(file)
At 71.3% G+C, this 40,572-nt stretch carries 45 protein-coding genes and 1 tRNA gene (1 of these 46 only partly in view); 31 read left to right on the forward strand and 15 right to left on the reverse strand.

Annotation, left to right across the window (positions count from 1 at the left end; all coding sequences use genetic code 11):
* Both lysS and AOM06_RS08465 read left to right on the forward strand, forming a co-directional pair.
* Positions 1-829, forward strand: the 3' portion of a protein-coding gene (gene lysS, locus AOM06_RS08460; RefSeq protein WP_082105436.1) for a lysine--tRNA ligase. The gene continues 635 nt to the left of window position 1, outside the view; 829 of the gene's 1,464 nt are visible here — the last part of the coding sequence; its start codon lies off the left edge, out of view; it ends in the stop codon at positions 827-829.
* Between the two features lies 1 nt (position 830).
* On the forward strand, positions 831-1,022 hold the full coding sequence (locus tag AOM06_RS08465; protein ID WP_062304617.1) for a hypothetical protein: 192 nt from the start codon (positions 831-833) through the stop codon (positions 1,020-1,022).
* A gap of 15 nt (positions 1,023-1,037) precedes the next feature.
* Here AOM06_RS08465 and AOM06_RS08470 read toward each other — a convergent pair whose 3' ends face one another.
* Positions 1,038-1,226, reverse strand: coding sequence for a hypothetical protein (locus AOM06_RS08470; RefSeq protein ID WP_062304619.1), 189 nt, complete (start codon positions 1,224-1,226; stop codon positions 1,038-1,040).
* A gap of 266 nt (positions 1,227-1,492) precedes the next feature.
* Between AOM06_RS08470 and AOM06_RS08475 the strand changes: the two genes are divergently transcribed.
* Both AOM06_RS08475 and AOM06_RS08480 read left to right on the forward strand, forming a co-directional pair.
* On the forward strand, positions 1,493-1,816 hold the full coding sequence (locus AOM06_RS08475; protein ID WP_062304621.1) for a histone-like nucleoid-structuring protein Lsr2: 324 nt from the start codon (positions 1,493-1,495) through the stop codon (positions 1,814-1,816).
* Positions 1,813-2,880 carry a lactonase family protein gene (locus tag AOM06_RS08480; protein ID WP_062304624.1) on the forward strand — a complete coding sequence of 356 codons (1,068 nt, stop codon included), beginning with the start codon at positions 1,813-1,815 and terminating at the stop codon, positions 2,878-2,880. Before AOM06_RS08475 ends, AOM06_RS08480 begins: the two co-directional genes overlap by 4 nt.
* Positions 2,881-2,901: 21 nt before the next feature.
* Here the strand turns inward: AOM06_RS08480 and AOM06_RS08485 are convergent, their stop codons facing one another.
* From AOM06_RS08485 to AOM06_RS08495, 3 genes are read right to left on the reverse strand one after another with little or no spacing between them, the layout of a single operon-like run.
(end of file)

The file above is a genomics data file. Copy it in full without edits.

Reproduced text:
At 71.3% G+C, this 40,572-nt stretch carries 45 protein-coding genes and 1 tRNA gene (1 of these 46 only partly in view); 31 read left to right on the forward strand and 15 right to left on the reverse strand.

Annotation, left to right across the window (positions count from 1 at the left end; all coding sequences use genetic code 11):
* Both lysS and AOM06_RS08465 read left to right on the forward strand, forming a co-directional pair.
* Positions 1-829, forward strand: the 3' portion of a protein-coding gene (gene lysS, locus AOM06_RS08460; RefSeq protein WP_082105436.1) for a lysine--tRNA ligase. The gene continues 635 nt to the left of window position 1, outside the view; 829 of the gene's 1,464 nt are visible here — the last part of the coding sequence; its start codon lies off the left edge, out of view; it ends in the stop codon at positions 827-829.
* Between the two features lies 1 nt (position 830).
* On the forward strand, positions 831-1,022 hold the full coding sequence (locus tag AOM06_RS08465; protein ID WP_062304617.1) for a hypothetical protein: 192 nt from the start codon (positions 831-833) through the stop codon (positions 1,020-1,022).
* A gap of 15 nt (positions 1,023-1,037) precedes the next feature.
* Here AOM06_RS08465 and AOM06_RS08470 read toward each other — a convergent pair whose 3' ends face one another.
* Positions 1,038-1,226, reverse strand: coding sequence for a hypothetical protein (locus AOM06_RS08470; RefSeq protein ID WP_062304619.1), 189 nt, complete (start codon positions 1,224-1,226; stop codon positions 1,038-1,040).
* A gap of 266 nt (positions 1,227-1,492) precedes the next feature.
* Between AOM06_RS08470 and AOM06_RS08475 the strand changes: the two genes are divergently transcribed.
* Both AOM06_RS08475 and AOM06_RS08480 read left to right on the forward strand, forming a co-directional pair.
* On the forward strand, positions 1,493-1,816 hold the full coding sequence (locus AOM06_RS08475; protein ID WP_062304621.1) for a histone-like nucleoid-structuring protein Lsr2: 324 nt from the start codon (positions 1,493-1,495) through the stop codon (positions 1,814-1,816).
* Positions 1,813-2,880 carry a lactonase family protein gene (locus tag AOM06_RS08480; protein ID WP_062304624.1) on the forward strand — a complete coding sequence of 356 codons (1,068 nt, stop codon included), beginning with the start codon at positions 1,813-1,815 and terminating at the stop codon, positions 2,878-2,880. Before AOM06_RS08475 ends, AOM06_RS08480 begins: the two co-directional genes overlap by 4 nt.
* Positions 2,881-2,901: 21 nt before the next feature.
* Here the strand turns inward: AOM06_RS08480 and AOM06_RS08485 are convergent, their stop codons facing one another.
* From AOM06_RS08485 to AOM06_RS08495, 3 genes are read right to left on the reverse strand one after another with little or no spacing between them, the layout of a single operon-like run.